How to uninstall VirtualBox

DxHum

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I tried installing Virtual Box so that I could try different Linux distros. This is the message I am receiving:

There were problems setting up VirtualBox. To re-start the set-up process, run
/sbin/vboxconfig
as root. If your system is using EFI Secure Boot you may need to sign the
kernel modules (vboxdrv, vboxnetflt, vboxnetadp, vboxpci) before you can load
them. Please see your Linux system's documentation for more information.
Processing triggers for desktop-file-utils (0.26-1ubuntu3) ...
Processing triggers for hicolor-icon-theme (0.17-2) ...
Processing triggers for gnome-menus (3.36.0-1ubuntu3) ...
Processing triggers for libc-bin (2.35-0ubuntu3.8) ...
Processing triggers for man-db (2.10.2-1) ...
Processing triggers for shared-mime-info (2.1-2) ...
Processing triggers for mailcap (3.70+nmu1ubuntu1) ...
dxhum@dxhum-HPE-580t:~$ virtualbox
WARNING: The vboxdrv kernel module is not loaded. Either there is no module
available for the current kernel (6.5.0-35-generic) or it failed to
load. Please recompile the kernel module and install it by

sudo /sbin/vboxconfig

You will not be able to start VMs until this problem is fixed.

I am a bit uneasy as I tried to uninstall via Ubuntu Software application. It only said that the software could not be uninstalled. Also, there was a warning that the software was "released by a 3rd party and could not be trusted".

I've searched "uninstalling VBox" but none of the command line suggestions worked.

I'd like to get this cleaned up and start over.

DX
 


IS VB installed to Linux [id so which distro] or windows [which edition]
 
It appears you're operating on Ubuntu in that you've attempted to uninstall via Unbuntu Software Application, lets try this.

Open a terminal and try the following commands:

Code:
sudo apt-get remove virtualbox

This command should remove VirtualBox from your system. If it doesn't work or gives you an error, you can try purging it instead:

Code:
sudo apt-get purge virtualbox

This command not only removes the package but also deletes its configuration files. After running one of these commands, reboot your system.

If VirtualBox is still showing up or causing issues after attempting these removal commands, we may need to manually clean up any remaining files.

To do this, navigate to your home directory and look for any VirtualBox-related files or directories. You can use the following commands:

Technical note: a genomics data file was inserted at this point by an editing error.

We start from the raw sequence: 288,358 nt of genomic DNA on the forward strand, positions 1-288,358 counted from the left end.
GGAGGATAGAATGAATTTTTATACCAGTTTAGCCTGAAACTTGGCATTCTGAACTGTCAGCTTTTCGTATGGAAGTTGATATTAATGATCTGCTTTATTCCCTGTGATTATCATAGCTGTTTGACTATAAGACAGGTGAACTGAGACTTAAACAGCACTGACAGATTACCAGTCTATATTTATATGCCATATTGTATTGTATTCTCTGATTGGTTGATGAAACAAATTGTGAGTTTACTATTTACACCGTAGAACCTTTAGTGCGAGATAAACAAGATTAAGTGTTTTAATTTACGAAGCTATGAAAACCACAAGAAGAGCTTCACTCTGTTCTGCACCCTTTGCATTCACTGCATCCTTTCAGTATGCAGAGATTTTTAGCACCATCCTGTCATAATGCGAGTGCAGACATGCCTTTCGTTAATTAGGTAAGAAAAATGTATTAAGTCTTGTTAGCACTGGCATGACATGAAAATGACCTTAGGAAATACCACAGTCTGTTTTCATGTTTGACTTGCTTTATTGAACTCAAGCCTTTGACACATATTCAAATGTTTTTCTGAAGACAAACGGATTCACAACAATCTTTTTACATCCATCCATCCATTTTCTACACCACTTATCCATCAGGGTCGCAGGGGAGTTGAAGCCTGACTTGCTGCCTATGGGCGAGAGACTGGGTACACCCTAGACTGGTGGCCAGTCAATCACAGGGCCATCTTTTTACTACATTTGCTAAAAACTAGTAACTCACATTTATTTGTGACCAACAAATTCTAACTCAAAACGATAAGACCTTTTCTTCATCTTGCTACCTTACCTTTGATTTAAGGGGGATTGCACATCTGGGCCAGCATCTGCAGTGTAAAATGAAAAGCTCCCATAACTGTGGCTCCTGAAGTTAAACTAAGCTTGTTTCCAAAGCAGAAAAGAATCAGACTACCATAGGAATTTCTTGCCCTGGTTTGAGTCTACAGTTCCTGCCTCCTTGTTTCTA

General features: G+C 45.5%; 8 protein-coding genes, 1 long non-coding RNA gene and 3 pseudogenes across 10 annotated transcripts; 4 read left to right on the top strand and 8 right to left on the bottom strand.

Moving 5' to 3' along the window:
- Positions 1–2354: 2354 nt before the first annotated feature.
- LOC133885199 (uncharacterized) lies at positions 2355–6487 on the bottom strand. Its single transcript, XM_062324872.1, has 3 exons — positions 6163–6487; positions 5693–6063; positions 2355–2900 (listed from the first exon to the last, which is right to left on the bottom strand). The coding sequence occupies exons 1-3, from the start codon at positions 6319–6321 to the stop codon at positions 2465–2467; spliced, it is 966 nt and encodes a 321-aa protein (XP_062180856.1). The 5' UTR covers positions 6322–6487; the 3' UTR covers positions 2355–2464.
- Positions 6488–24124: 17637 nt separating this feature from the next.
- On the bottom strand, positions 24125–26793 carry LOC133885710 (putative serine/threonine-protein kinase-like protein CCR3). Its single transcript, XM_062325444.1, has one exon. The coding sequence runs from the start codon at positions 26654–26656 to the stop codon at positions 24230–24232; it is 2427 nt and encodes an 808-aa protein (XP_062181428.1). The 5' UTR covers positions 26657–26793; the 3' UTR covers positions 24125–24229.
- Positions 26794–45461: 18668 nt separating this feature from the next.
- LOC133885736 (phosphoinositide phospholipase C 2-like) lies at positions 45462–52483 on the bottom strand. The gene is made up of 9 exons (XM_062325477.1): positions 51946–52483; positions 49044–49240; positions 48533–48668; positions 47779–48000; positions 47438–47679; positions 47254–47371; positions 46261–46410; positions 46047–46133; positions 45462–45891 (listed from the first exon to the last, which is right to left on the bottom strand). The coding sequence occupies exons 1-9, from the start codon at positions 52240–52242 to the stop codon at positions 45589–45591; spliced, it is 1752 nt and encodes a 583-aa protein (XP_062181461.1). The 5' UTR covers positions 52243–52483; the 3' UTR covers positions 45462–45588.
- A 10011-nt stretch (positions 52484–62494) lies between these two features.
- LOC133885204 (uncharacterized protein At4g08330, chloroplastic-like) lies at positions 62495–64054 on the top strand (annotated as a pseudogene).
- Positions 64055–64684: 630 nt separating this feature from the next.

Code:
cd ~
ls -a

Look for any files or directories related to VirtualBox, and if you find any, you can delete them. Be cautious with this step, as you don't want to accidentally delete something important.

Once you've cleaned up any remaining files, you can try installing VirtualBox again if you still want to use it. Make sure to follow the installation instructions carefully, and if you encounter any errors during installation.
 
IS VB installed to Linux [id so which distro] or windows [which edition]

First, I am sorry for being so ambiguous in my post. I'm usually not like that.

I have Ubuntu 22.04 as the host operating system. My plan is to install VB and then create virtual machines with different distros to familiarize myself. Mint has come up frequently, so, I'd like to make that a VM.

When I switched over to Linux, it was to remove Windows from my life. So no Windows in this house, just on it. ;)

So, to rephrase my question: How can I uninstall VB 7.0 from a Ubuntu 22.04, which is the host OS.
 
Code:
sudo apt-get remove virtualbox

Code:
sudo apt-get purge virtualbox

Both of these commands told me that virtual box was not installed. But this is confusing as there is an icon for in in applications. It did open with a warning that while the interface opened, I would not be able start any virtual machines.

This error is why I want to remove and reinstall.
 
If you're not sure how it's installed, here's a few ways you can try to track it down.

Check APT logs:
You can check the APT logs to see if VirtualBox was installed via apt. The logs are located in /var/log/apt/, and you can examine them using commands like grep to search for VirtualBox installation entries.

Code: